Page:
Profile: Jeremy Gilley

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Doubts over Facebook’s Reach Generator

Brands have been reluctant to trial Facebook’s much-trumpeted new “reach generator” ad format, with only a handful of UK companies signing up to use it in the two months since its launch, insiders have told Marketing Week.

Facebook

Reach Generator guarantees that brands reach 75% of their fans each month with their posts rather than the average 16%.  

Brands pay on an on-going basis for the format, which sees their posts automatically distributed by Facebook to fans as a sponsored story on the right-hand side of their homepage or in their news feed on desktop or mobile.

Facebook has heavily promoted the format to brands and agencies via a series of marketers’ conferences in Europe, Asia, the US and South America, including an event in the UK on 28 March.

The slow uptake of the long-term revenue generating format could be worrying to Facebook, which has embarked on a roadshow to attract investors to the company ahead of its forthcoming IPO.

A source close to Facebook told Marketing Week: “Reach Generator is in a bit of a lag phase; people are still trying to get their heads around understanding what that ‘16%’ number actually means. Another factor is the always-on subscription model - it’s expensive.”

He adds that he only knows of two brands that have signed up to use Reach Generator in the UK so far, beyond Facebook’s initial test brands, which included O2.

Many brands and agencies are still waiting for Facebook to prove the value of their posts being seen by more of their fans more often, according to one senior digital expert.

She adds: “Perhaps brands and agencies are becoming more sensitive to the effect on engagement levels [because] it moves the onus from quality of content onto a purely paid direction. Or, that they have already invested in acquiring fans and are less keen to pay again to reach them.”

Robin Grant, global managing director of We Are Social, says Reach Generator is a “blunt instrument” which promotes every post for a monthly fee, which can be seen as inefficient compared to promoting the more important stories.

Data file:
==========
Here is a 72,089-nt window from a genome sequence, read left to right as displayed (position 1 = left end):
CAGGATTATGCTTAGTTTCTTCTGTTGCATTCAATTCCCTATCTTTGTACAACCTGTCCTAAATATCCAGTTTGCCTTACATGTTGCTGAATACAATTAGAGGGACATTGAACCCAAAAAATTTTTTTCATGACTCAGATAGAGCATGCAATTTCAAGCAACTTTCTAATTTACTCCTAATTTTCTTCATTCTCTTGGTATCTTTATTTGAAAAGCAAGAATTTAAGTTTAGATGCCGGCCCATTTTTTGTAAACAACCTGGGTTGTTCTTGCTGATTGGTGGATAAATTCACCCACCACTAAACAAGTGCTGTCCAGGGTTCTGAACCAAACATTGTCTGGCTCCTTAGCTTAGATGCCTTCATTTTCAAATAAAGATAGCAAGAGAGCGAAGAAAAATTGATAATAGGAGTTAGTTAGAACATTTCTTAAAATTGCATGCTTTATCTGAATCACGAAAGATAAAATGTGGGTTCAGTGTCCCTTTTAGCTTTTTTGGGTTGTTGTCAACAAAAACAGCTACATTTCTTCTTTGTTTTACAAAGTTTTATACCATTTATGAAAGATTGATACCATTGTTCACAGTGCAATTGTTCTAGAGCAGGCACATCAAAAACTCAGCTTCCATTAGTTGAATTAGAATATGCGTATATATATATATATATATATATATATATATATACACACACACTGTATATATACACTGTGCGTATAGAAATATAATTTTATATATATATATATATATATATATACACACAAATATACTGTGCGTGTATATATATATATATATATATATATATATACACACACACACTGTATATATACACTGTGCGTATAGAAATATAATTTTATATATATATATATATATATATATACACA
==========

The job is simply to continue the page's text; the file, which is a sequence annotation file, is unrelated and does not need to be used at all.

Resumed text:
“Facebook finds itself faced with a media agency landscape that just isn’t geared up to take a conversational approach to marketing - it’s as if media agencies woke up to find that their media plans are based on Newtonian physics in a world where quantum theory reigns,” he adds.

A Facebook spokeswoman did not answer specific questions on brands’ slow uptake of the format, but said: “Reach Generator was launched at fMC (Facebook Marketers Conference) at the end of February and we already have some great examples of this working well for brands.

“This product is most effective when it is used alongside the other tools that Facebook offers. For example, once a brand has built a following and is creating engaging content, then Reach Generator is a great tool to take that to a wider audience.”

O2 was one of the companies cited by Facebook at its London marketing conference as having used Reach Generator effectively. The social network claims O2 has seen a 102% increase in incremental fan reach by using Reach Generator.

Readers' comments (1)

  • Why would you suddenly want to pay to reach your fans that you have worked so hard to get to like your page in the first place, I thought that was the point, that by liking your page, they got your content?

    The only reason that your pages posts reach 16% of your fans is because Facebook made it that way with a clever little algorithm.

    This may be why businesses are so unwilling to try out this method, because Facebook has lured them into a false sense of security by making you think that getting people to like your page, means that your future posts will reach them.

    Where on earth did Facebook publicise that for every one hundred people you got on your page, you could reach just 16 of them? If they did no business would have ever bothered with them.

    I don't know any other form of customer building system where your provider suddenly chops you off from 85% of your customer base. If a brand has twenty-thousand or even twenty million fans that used Facebook's 'like' system to say 'I want all this pages future content', then why should Facebook break down the relationship to purely satisfy itself financially'.

    Facebook will lose a lot of faith from brands that have supported them and built massive fan bases so far who now see the site as a money spinning machine. Who could help but feel that every time people find a clever way to gain mass engagement they will shut it down and find a way to charge everyone to do it in future.

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